The purpose of this pilot study was to determine differences in the physical exam skills of first-year medical students learning physical exam exclusively from standardized physical examination teaching associates (SPETAs) or physician faculty.
In all, 144 first-year medical students were randomized to receive SPETA or physician-led physical examination instruction. Students participated in an OSCE assessment immediately following the end of the curriculum block.
SPETA-trained students performed equivalently to physician faculty trained students across all stations with a mean of 82.9% versus 81.2% (p = .226). Students taught by SPETAs performed significantly better on the abdominal OSCE with a mean score of 88.8%, while physician faculty taught students had a mean score of 85.4% (p = .03).
Findings from this study suggest that SPETAs can effectively teach foundational physical examination skills to medical students at a similar and sometimes better performance level as physician faculty.
"Patient educators have been successful in teaching many aspects of general and system specific physical examination [28-34]. The Pelvic Exam Program is a patient educator initiative that has improved male and female genital examination clinical skills teaching [35-39]. "
[Show abstract][Hide abstract] ABSTRACT: Despite the high burden of musculoskeletal (MSK) diseases, few generalists are comfortable teaching MSK physical examination (PE) skills. Patient Partners® in Arthritis (PP®IA) is a standardized patient educator program that could potentially supplement current MSK PE teaching. This study aims to determine if differences exist in MSK PE skills between non-MSK specialist physician and PP®IA taught students.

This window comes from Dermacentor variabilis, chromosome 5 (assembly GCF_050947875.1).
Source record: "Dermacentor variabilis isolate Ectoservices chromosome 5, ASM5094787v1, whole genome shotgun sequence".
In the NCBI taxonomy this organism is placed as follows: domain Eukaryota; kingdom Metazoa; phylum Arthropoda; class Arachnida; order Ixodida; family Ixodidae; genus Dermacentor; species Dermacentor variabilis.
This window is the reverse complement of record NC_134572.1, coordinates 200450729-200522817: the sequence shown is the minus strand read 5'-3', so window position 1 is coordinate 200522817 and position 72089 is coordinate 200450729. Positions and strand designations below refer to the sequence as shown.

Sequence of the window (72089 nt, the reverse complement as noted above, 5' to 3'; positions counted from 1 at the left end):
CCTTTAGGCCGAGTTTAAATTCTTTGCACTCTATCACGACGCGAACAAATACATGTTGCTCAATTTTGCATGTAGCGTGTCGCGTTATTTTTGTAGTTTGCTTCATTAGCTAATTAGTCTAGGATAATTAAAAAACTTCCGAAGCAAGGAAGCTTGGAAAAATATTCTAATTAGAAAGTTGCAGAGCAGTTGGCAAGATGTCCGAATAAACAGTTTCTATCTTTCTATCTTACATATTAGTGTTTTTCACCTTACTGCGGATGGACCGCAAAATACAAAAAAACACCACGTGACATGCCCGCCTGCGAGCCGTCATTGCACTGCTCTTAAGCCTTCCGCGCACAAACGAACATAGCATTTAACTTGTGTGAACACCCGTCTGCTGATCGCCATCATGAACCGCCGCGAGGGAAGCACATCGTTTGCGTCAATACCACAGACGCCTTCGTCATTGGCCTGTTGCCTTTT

Pre-clerkship medical students attended 2-hour small group MSK PE teaching by either non-MSK specialist physician tutors or by PP®IA. All students underwent an MSK OSCE and completed retrospective pre-post questionnaires regarding comfort with MSK PE and interest in MSK.
83 students completed the OSCE (42 PP®IA, 41 physician taught) and 82 completed the questionnaire (42 PP®IA, 40 physician taught). There were no significant differences between groups in OSCE scores. For all questionnaire items, post-session ratings were significantly higher than pre-session ratings for both groups. In exploratory analysis PP®IA students showed significantly greater improvement in 12 of 22 questions including three of five patient-centred learning questions.
PP®IA MSK PE teaching is as good as non-MSK specialist physician tutor teaching when measured by a five station OSCE and provide an excellent complementary resource to address current deficits in MSK PE teaching.
BMC Medical Education 09/2011; 11(1):65. DOI:10.1186/1472-6920-11-65 · 1.22 Impact Factor